“Four weeks in Argentina”
1. that our rudimentary Spanish was far from adequate,
2. that when they say it is hot they mean HOT, and
3. the national bus system is much better than the train system.
It was SERVAS hosts who taught us many things important to the people that are not mentioned in Lonely Planet.
We were fortunate to be greeted on our first day in Buenos Aires by Ana Manghi and Hernan Ferriero.
Finding an address in Buenos Aires (a city of 10 million) is a challenge on the best of days, let alone when burdened with luggage and 95 F degrees (uncharacteristically hot, they said). Tom was granted honorary “porteno “status when presented with his first cup of MATE, the national drink of Argentina. We talked books, politics, and rock & roll and they let us sleep in!
From our first host, we learned that people newly introduced to you will kiss you on your right cheek (not the left) and expect one back – – men, women, teen boys, children will do this on the bus, on the playground, in a shop, everywhere. A simple nod of affirmation and recognition with eye contact goes a long way, as well. We adapted to the distinct argentine Spanish with soft sounds and rapid easy flow. We learned to pronounce the “ll” in words as “sh” For example, Castillo Street is “Casti sho” street. Ella (she) is pronounced “Aye sha” in Argentina.
When we took the bus across the Andes into Chile, we learned that not all of South America is hot. Torrential rains greeted us in very green Puerto Varas and continued for three days. We were grateful to see the German style town in the sun on that last day.
The overnight bus to Santiago, Chile, placed us within a mile or two of the central hotel area of the mega city. We learned: Make prior hotel arrangements during the summer season. A Departmento hotel with kitchen is a good home base to operate from for 3 or 4 days. Thank you, Internet!
We learned that Chileans and Argentines often go on vacation in January and/or February. As a result, we were unable to find an overnight host in Chile. We were blessed with a knowledgeable, generous day host, Joel Poblate, who arranged for a personal tour of the Municipal Theater, a jewel of a Teatro, complete with red velvet chairs and an extensive season of opera, ballet, and concerts. Joel escorted us and his SERVAS guest from Denmark to the Central Market for lunch. Later he gave us a brief history of the capital at the historic government square, once bombed by its own military forces. We learned: A day host can be every bit as helpful and engaging as an overnight host. Joel told us that Santiago was also uncharacteristically hot.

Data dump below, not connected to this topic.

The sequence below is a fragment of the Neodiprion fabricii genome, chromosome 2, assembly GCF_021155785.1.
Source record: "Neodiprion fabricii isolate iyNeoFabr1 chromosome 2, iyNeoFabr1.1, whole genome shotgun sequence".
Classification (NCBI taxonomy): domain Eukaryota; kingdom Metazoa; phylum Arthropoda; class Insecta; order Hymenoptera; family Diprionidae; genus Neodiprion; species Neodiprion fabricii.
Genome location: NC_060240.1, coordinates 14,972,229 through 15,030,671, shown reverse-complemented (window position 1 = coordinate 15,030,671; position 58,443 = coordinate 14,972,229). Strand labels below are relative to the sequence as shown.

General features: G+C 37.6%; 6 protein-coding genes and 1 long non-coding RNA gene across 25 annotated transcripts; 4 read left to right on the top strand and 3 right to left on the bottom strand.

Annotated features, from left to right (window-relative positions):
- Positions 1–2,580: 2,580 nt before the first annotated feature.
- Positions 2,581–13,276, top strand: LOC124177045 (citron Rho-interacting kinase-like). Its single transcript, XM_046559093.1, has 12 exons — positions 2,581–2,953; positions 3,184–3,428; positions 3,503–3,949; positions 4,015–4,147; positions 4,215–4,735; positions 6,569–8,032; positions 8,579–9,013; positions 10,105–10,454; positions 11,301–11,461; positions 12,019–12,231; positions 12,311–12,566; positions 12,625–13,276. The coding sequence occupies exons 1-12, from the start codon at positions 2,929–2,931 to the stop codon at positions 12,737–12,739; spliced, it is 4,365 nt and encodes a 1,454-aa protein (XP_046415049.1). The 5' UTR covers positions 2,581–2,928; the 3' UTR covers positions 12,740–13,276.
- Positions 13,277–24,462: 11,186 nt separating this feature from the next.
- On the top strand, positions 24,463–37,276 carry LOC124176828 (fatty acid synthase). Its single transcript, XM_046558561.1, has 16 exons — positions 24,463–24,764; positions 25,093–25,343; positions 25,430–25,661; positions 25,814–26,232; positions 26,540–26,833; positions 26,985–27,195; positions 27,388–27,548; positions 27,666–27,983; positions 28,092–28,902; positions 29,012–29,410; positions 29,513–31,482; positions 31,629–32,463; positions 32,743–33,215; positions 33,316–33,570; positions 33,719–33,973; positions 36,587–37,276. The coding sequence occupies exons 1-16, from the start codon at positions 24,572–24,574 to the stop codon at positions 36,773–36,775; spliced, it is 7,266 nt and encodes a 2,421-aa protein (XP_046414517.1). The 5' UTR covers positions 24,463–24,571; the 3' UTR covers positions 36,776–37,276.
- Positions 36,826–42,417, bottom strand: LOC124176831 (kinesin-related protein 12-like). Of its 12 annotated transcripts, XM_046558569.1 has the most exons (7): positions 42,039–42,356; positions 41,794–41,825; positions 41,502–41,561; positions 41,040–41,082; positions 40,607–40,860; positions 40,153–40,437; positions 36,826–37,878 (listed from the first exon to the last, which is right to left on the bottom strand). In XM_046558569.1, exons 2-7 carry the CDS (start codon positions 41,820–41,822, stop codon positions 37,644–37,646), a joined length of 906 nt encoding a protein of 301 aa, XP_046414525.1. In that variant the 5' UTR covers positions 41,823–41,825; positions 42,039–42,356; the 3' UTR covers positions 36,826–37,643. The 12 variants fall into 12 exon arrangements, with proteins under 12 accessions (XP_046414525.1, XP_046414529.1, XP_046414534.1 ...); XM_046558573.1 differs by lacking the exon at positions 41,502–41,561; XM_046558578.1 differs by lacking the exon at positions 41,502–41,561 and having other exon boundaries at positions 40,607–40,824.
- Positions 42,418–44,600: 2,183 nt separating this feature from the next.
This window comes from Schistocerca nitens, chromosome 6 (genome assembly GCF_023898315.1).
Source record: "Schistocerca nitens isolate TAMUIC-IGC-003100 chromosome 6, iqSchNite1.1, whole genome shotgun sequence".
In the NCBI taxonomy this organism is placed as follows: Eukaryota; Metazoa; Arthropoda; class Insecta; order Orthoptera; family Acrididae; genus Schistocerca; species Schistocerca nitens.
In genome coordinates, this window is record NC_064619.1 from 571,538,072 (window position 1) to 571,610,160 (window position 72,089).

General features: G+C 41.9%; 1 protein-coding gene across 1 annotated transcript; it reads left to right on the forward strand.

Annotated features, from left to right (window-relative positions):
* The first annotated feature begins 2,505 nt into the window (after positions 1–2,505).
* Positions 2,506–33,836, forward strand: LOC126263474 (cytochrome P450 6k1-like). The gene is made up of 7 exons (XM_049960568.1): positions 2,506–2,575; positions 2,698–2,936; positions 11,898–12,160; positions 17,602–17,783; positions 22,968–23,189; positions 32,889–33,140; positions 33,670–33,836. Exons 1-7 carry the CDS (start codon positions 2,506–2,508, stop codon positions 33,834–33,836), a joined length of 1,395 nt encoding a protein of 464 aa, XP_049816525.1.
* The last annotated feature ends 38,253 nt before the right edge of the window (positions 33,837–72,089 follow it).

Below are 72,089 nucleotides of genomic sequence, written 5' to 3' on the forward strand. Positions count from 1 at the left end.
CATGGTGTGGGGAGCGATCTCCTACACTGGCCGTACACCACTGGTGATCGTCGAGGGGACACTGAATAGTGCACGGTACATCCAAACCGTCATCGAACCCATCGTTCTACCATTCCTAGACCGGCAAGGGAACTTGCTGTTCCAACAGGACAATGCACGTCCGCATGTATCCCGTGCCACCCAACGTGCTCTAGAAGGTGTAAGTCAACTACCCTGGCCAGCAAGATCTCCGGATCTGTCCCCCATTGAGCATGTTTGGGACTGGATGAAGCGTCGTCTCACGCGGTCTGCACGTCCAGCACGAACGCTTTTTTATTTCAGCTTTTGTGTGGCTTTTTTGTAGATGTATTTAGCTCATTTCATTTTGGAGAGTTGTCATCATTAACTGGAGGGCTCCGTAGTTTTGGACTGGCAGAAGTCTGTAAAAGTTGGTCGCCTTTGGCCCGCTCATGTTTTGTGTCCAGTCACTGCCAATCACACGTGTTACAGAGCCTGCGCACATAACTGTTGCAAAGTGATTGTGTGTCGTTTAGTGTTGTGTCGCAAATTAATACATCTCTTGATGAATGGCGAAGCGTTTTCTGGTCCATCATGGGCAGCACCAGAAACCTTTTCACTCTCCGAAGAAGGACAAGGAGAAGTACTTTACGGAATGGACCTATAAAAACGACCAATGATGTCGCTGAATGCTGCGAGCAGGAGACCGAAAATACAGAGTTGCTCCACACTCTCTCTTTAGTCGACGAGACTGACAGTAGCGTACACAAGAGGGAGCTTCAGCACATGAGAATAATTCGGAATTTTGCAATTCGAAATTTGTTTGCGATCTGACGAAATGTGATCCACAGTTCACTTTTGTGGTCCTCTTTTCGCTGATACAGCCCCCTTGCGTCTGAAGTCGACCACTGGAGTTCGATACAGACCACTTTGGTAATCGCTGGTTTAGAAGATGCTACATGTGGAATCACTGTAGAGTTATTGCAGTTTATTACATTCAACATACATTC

The next leg of our “great circle” took us back to Argentina over those always magical Andes Mountains. Mendoza,Cordoba, and then Rosario in central Argentina, again by safe and comfortable bus (16 hours in all).
Our local cell phone did not work with the numbers we had. So we found our SERVAS host via city bus and were thrilled when she returned home within an hour of our arrival. Laura Girbel, a professional English translator, and her partner Hernan, owner of a SuperKiosko, were fluent in English.
They mentioned that Cordoba was unusually hot and humid.
This pair of hosts asked us the travelers’ favorite questions: “Would you like a cup of coffee (tea, water, cold beer, etc)” and “do you want to do any laundry.” They added another important question: “would you like to have a swim in the pool on the roof.” Oh yes, most definitely.
Our favorite memory of Cordoba is the family asado thrown in our honor. Usually held on a Sunday afternoon, Herman lovingly prepared the coals for the wonderful family meal on a Thursday evening. Our host’s sisters, parents, and a fiancé all attended this late night affair even though all had to rise early the next day. We learned: Mendoza wine and grass feed beef with a loving family is the soul of this country and its people.